• Import/Export capabilities – Avoid disorganized, inconsistent, illogical formatting by importing security questionnaires right into your customized template for uniformity, making each stakeholder’s job much more manageable. Once you’ve completed the questionnaire, upload it onto your branded response template or straight to the source document.
  • Project management – If your workforce is like ours, you have people working from home, on other floors, in other buildings, and across the world. RFPIO helps you virtually gather your scattered stakeholders and track progress without chasing people down.
  • Content management – If I, for some reason, were forced to choose my favorite RFPIO feature, it would be the AI-powered Content Library. It:
    • Busts down silos – RFPIO’s Content Library is a single source of truth, with all of your company’s knowledge and documents in one repository.
    • Does most of the work for you – Once you upload the questionnaire, the Content Library’s magical gnomes—we call them the recommendation engine—comb through past responses to make suggestions. All you have to do is accept, edit, or reject. Since security questionnaires ask yes/no questions, there’s little to no editing.
    • Stores content – As the company creates more knowledge and documents, the Content Library will store them for future use.
    • Organizes content – Format, tag, and generally organize the content how you want.
    • Helps keep you compliant – Since we’re talking about security questionnaires, your security team will love this! RFPIO reminds you of expiration and “shred by” dates. It also reminds you when to review specific content and when to audit.
  • Integrations – RFPIO seamlessly integrates with nearly all the communication apps, CRMs, and productivity apps your company uses every day.
  • RFPIO® LookUp – Access the Content Library from anywhere in the world.
  • Autograph – With RFPIO’s Autograph, there’s no need to hunt signatories down. They can sign right from their computers.

Improving Content Library

Keep your Content Library clean, up to date, and organized by consulting with sales engineers and others involved in answering security questionnaires. Ask for their input in categorizing and tagging.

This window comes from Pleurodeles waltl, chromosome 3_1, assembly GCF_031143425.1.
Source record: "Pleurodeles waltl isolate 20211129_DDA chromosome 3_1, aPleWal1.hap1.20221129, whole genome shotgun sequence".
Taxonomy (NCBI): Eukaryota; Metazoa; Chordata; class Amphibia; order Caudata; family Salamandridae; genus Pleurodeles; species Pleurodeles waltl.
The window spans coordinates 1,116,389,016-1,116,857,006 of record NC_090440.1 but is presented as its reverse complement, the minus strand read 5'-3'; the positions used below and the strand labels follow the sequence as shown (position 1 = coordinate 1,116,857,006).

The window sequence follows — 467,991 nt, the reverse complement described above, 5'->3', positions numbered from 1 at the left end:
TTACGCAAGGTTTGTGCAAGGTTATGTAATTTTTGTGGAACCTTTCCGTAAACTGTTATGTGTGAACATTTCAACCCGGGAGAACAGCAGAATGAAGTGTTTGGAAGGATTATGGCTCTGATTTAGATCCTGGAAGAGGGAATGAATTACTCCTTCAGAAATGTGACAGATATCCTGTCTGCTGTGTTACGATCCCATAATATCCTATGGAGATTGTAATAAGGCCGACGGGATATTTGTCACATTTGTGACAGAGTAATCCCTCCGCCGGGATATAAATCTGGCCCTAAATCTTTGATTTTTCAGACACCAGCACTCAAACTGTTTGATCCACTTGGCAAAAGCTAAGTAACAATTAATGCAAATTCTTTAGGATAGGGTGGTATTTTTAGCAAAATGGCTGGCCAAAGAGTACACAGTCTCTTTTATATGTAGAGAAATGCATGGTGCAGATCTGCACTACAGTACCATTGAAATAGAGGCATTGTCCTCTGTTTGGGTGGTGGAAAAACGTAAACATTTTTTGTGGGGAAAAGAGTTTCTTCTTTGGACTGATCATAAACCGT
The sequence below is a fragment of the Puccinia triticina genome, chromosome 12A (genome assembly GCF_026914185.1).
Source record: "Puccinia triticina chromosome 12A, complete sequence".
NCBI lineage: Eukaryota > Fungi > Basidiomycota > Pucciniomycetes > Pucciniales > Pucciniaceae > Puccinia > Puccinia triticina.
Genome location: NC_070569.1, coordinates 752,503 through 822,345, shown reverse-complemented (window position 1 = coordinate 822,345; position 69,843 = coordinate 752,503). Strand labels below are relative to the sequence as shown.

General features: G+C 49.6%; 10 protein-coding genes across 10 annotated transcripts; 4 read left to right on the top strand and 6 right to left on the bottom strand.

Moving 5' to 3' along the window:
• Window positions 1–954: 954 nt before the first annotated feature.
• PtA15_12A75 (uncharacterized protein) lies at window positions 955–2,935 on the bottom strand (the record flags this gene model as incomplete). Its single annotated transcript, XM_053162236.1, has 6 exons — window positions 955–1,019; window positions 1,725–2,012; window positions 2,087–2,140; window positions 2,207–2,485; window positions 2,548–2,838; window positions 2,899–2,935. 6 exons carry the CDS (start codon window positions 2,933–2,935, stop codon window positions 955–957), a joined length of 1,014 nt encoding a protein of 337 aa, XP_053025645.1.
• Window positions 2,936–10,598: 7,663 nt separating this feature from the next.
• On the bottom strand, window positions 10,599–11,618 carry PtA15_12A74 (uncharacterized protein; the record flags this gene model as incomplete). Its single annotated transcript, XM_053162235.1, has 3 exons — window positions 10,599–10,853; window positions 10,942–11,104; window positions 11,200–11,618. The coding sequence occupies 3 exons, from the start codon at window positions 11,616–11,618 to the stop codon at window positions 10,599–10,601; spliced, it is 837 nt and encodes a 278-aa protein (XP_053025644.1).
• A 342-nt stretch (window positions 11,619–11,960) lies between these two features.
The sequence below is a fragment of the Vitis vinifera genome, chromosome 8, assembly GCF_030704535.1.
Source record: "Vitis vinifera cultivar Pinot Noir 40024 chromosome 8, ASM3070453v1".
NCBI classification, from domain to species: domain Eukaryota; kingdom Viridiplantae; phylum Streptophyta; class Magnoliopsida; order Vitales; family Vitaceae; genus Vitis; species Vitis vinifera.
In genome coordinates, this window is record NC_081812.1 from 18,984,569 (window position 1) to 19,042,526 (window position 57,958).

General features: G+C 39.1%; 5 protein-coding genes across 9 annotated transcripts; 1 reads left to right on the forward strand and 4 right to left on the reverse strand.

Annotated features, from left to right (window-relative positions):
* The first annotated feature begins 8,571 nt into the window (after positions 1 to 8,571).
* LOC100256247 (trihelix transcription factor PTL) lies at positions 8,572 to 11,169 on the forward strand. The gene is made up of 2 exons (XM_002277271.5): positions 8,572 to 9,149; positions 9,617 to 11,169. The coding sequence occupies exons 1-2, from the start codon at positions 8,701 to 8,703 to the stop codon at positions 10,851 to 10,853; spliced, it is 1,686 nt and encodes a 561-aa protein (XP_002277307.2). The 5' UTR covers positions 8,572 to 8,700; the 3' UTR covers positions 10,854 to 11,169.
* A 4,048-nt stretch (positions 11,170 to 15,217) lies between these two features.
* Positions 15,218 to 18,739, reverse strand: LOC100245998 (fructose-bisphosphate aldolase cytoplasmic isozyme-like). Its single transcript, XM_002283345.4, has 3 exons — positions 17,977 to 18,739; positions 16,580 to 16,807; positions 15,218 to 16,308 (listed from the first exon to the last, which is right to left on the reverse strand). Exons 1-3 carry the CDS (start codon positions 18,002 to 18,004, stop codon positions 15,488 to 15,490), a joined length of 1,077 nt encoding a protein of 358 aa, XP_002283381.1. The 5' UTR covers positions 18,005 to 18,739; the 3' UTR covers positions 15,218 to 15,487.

Keeping information up-to-date

Because security questionnaires are legal documents, accurate and up-to-date information is vital. RFPIO reminds you to clean out all the ROT (redundant, outdated, and trivial) information and documents. It even helps you locate all the ROT.

Software for security questionnaire responses

Many companies still rely on manual responses, which are time-consuming and inefficient.One way to differentiate your company from your competitors is to use advanced response software for security questionnaires.

Response software, such as RFPIO, gives each security questionnaire the thoroughness and scrutiny required while saving your team’s time, keeping SMEs on your good side, and helps keep you compliant.

Automation

If you use a CRM or project management software, you probably already know the benefits of automation. Most users do. In fact, IT professionals, such as those helping answer security questionnaires, save up to 20 hours a week using automated processes.

Automation is a morale booster! 45% of knowledge workers report feeling less burned out when they use automation tools, and 29% say automation lets them leave their jobs at the end of the official workday.

RFPIO’s automated response processes automatically fill in most of your answers to a security questionnaire and pull corresponding documents. One customer reports that after RFPIO security questionnaire automation, they can answer 100 questions in just 2 hours!

Templated responses

Most security questionnaires arrive in Excel, which, as you know, is about as standardized as the snowflakes covering Mount Everest. Excel isn’t to blame. Microsoft designed the OG of spreadsheets to track everything from kids’ activities to trips to space.

RFPIO imports the hundreds to thousands of lines on a security questionnaire spreadsheet onto your customized template, ensuring that everyone knows exactly how to find what they need. Additionally, since many questions are redundant, RFPIO answers those duplicate questions for you.

RFPIO’s approach to security questionnaire responses

Breathe a little easier next time you receive a security questionnaire, knowing that RFPIO has your back. You will save loads of time, create accurate, complete responses, and stay on your SMEs’ good sides.

If you don’t already use RFPIO, try a free demo.

4 key elements to keeping security questionnaires accurate and up to date

4 key elements to keeping security questionnaires accurate and up to date

Lack of clarity creates challenges — especially when filling out security questionnaires. When it’s unclear who needs to fill them out, how much detail needs to be included, and how much time it will take, each time you sit down to fill one out can feel challenging.

Luckily, there are experts who can help provide key insights into making the overall security questionnaire process faster, smarter, and stronger. Companies like RFPIO bring teams together by providing software that automates and streamlines the process of responding to a request, so you can respond with confidence to security questionnaires.

Tapping into their knowledge around complex questionnaires like RFPs, RFIs, security questionnaires, and more, we discovered tips you can implement in your own companies. Here are their four key elements to keeping security questionnaires accurate and up to date: